Apart from the clothes that I stood up in, and an extra pair of underpants, my mini-knapsack had little room for much in the way of a wardrobe. In addition to my passport, notebook and a toothbrush, I carried little else in the way of personal effects. During the week that I left London, BBC Radio 4 became aware of my plans and leant me a Sony Professional Walkman to record episodes from my journey. My bag immediately tripled in weight, since I needed to carry cassettes and batteries as well. Since my plans for ascetic travel had been so severely compromised with modern technology, I decided to bite the bullet and add a Nikon FM-2 camera to the list, along with requisite film, filters and lens cleaners. All told, this came to about nine kilos in weight.
Anxious about the daily target of twenty miles, I decided to take a long walk across Bombay. In view of the Divine Mother theme for the journey, it only seemed appropriate to head for the Mahalakshmi temple, dedicated to the Hindu goddess of Wealth.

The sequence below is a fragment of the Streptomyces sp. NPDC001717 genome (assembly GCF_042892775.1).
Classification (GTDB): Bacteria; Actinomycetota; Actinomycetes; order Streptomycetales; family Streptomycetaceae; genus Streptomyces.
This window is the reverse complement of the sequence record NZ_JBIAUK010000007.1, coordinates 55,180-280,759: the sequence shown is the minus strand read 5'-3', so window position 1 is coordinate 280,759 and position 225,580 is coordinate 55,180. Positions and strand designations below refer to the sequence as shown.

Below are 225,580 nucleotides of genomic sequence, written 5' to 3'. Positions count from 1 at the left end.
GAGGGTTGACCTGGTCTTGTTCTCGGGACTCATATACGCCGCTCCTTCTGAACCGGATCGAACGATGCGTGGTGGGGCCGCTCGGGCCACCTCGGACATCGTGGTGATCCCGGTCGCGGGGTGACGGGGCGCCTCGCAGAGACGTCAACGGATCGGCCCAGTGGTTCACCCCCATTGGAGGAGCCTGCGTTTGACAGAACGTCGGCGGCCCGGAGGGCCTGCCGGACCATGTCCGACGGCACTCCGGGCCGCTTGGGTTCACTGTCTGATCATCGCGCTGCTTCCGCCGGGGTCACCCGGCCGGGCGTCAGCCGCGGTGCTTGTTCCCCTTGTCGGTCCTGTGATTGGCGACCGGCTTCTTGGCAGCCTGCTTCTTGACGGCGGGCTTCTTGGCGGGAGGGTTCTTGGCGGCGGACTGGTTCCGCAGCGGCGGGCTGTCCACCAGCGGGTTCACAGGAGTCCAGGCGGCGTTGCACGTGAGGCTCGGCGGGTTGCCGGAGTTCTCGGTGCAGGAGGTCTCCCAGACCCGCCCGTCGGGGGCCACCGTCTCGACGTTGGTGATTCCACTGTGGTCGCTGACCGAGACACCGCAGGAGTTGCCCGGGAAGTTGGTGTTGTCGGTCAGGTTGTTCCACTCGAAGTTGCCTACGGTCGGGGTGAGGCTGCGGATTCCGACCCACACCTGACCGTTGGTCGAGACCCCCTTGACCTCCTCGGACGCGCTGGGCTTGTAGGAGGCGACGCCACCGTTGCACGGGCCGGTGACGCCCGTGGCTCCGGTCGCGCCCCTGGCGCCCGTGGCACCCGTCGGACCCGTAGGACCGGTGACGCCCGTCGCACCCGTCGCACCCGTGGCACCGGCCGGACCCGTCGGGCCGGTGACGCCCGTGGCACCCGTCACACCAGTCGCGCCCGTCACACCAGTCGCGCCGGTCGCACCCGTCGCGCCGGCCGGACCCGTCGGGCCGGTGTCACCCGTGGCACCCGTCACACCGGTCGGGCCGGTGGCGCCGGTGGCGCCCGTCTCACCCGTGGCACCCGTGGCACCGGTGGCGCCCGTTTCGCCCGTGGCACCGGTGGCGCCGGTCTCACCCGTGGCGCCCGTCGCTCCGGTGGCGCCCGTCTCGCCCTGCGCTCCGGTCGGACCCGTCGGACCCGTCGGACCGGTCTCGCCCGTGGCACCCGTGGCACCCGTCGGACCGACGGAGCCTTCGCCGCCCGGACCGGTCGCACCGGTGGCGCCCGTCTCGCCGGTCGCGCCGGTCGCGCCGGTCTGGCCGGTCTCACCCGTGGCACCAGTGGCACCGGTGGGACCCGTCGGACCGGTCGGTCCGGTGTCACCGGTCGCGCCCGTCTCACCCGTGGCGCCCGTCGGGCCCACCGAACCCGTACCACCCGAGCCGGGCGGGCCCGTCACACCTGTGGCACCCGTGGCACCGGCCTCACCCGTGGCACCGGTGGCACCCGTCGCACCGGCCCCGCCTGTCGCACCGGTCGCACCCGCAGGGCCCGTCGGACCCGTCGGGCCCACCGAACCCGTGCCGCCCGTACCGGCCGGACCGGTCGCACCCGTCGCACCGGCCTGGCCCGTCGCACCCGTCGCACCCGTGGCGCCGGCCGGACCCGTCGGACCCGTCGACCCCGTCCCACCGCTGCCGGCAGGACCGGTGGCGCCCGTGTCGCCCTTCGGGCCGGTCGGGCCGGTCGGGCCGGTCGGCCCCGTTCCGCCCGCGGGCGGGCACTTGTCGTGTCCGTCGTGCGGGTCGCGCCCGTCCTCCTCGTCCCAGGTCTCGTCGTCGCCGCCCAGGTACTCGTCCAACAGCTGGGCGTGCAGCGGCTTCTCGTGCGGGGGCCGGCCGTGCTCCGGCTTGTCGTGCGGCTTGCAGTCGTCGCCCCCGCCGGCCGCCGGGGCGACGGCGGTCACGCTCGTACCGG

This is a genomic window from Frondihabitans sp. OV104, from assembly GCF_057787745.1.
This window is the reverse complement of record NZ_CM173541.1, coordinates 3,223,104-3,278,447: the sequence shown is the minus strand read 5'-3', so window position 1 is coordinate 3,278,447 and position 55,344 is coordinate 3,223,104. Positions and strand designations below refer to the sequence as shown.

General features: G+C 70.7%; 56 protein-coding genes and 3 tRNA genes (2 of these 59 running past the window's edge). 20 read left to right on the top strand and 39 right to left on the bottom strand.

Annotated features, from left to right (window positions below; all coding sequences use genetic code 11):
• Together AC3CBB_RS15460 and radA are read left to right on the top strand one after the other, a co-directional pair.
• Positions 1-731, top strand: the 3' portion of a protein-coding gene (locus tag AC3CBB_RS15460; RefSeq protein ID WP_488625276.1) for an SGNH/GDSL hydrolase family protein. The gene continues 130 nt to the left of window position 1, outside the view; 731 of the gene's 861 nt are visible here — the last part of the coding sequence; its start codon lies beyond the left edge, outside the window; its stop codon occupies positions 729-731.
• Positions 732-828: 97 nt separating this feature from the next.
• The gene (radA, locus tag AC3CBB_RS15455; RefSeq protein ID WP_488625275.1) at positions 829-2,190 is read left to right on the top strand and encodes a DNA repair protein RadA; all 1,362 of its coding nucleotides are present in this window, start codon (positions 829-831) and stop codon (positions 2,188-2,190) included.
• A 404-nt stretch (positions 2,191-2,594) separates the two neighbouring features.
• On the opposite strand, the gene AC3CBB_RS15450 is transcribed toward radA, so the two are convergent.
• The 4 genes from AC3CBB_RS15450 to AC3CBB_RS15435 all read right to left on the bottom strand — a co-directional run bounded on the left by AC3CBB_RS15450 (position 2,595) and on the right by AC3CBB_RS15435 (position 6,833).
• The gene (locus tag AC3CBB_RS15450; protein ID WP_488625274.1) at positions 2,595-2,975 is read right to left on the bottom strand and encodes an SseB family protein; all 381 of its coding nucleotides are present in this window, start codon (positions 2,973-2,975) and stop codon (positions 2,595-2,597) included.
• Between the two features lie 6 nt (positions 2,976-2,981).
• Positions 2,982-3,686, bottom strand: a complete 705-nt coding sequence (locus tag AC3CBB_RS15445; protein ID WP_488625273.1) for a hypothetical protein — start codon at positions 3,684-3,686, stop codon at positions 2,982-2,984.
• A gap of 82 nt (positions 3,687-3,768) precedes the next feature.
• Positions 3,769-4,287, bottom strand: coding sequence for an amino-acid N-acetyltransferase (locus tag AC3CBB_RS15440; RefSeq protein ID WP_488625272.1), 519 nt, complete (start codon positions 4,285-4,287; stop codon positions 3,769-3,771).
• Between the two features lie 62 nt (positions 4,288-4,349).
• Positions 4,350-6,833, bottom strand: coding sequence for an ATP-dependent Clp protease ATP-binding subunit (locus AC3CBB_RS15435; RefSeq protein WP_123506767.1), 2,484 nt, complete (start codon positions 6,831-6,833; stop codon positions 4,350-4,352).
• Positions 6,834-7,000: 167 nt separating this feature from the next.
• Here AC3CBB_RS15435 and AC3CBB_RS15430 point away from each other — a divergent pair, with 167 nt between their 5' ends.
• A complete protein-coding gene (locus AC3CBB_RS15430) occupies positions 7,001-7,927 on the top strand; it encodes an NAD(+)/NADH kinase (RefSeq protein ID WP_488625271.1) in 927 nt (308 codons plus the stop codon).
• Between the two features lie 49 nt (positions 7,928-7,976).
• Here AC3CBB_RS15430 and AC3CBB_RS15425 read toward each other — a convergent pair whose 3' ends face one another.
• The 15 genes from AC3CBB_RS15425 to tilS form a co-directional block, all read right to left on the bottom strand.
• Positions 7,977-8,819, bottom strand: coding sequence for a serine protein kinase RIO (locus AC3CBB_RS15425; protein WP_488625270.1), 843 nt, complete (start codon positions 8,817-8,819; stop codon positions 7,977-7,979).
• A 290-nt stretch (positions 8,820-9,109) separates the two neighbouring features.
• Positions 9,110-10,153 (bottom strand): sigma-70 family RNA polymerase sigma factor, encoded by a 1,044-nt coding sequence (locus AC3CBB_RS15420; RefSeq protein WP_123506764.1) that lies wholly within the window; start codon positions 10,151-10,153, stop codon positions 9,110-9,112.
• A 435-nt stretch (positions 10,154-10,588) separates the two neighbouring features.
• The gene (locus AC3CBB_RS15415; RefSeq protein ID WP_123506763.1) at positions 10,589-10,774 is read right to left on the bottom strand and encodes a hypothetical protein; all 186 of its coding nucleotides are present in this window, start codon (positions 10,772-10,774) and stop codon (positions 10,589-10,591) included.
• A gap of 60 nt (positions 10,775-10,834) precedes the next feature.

The first blisters had appeared by the time I reached Marine Drive, less than a mile from my guesthouse. Black leather straps were rubbing the tops off my toes. It was fiendishly hot. Sweat was cascading down my body, squelching into the cork soles of my sandals and making my feet slip with every step. I shrugged off these discomforts as ‘early teething problems’ and resolved to enjoy my stroll along the seafront.